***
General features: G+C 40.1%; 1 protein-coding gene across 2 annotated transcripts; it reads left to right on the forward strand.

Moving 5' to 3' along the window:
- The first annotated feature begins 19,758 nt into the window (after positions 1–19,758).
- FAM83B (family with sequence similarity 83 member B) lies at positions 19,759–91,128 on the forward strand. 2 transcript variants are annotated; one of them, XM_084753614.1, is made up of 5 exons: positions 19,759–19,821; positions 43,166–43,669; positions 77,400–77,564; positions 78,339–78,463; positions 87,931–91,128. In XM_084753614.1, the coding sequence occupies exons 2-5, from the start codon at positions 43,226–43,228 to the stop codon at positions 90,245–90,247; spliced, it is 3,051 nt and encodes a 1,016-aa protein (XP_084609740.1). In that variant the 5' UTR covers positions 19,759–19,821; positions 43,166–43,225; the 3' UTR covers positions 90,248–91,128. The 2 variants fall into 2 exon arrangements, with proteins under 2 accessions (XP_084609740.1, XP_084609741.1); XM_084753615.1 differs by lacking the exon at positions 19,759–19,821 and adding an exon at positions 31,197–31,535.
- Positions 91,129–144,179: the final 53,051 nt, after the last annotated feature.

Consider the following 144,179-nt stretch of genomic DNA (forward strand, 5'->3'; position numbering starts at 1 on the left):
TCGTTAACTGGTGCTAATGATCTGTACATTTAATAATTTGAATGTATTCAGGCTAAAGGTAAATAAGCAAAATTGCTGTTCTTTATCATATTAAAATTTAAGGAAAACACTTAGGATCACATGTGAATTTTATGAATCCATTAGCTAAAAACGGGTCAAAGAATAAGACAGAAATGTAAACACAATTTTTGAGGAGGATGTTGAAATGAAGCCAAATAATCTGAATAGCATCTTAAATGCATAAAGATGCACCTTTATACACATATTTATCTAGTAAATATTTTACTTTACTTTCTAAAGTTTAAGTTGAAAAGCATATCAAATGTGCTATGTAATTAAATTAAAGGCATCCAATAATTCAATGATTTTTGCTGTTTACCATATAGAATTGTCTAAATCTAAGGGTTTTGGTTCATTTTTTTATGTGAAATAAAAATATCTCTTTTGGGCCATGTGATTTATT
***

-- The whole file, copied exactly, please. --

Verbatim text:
General features: G+C 40.1%; 1 protein-coding gene across 2 annotated transcripts; it reads left to right on the forward strand.

Moving 5' to 3' along the window:
- The first annotated feature begins 19,758 nt into the window (after positions 1–19,758).
- FAM83B (family with sequence similarity 83 member B) lies at positions 19,759–91,128 on the forward strand. 2 transcript variants are annotated; one of them, XM_084753614.1, is made up of 5 exons: positions 19,759–19,821; positions 43,166–43,669; positions 77,400–77,564; positions 78,339–78,463; positions 87,931–91,128. In XM_084753614.1, the coding sequence occupies exons 2-5, from the start codon at positions 43,226–43,228 to the stop codon at positions 90,245–90,247; spliced, it is 3,051 nt and encodes a 1,016-aa protein (XP_084609740.1). In that variant the 5' UTR covers positions 19,759–19,821; positions 43,166–43,225; the 3' UTR covers positions 90,248–91,128. The 2 variants fall into 2 exon arrangements, with proteins under 2 accessions (XP_084609740.1, XP_084609741.1); XM_084753615.1 differs by lacking the exon at positions 19,759–19,821 and adding an exon at positions 31,197–31,535.
- Positions 91,129–144,179: the final 53,051 nt, after the last annotated feature.

Consider the following 144,179-nt stretch of genomic DNA (forward strand, 5'->3'; position numbering starts at 1 on the left):
TCGTTAACTGGTGCTAATGATCTGTACATTTAATAATTTGAATGTATTCAGGCTAAAGGTAAATAAGCAAAATTGCTGTTCTTTATCATATTAAAATTTAAGGAAAACACTTAGGATCACATGTGAATTTTATGAATCCATTAGCTAAAAACGGGTCAAAGAATAAGACAGAAATGTAAACACAATTTTTGAGGAGGATGTTGAAATGAAGCCAAATAATCTGAATAGCATCTTAAATGCATAAAGATGCACCTTTATACACATATTTATCTAGTAAATATTTTACTTTACTTTCTAAAGTTTAAGTTGAAAAGCATATCAAATGTGCTATGTAATTAAATTAAAGGCATCCAATAATTCAATGATTTTTGCTGTTTACCATATAGAATTGTCTAAATCTAAGGGTTTTGGTTCATTTTTTTATGTGAAATAAAAATATCTCTTTTGGGCCATGTGATTTATT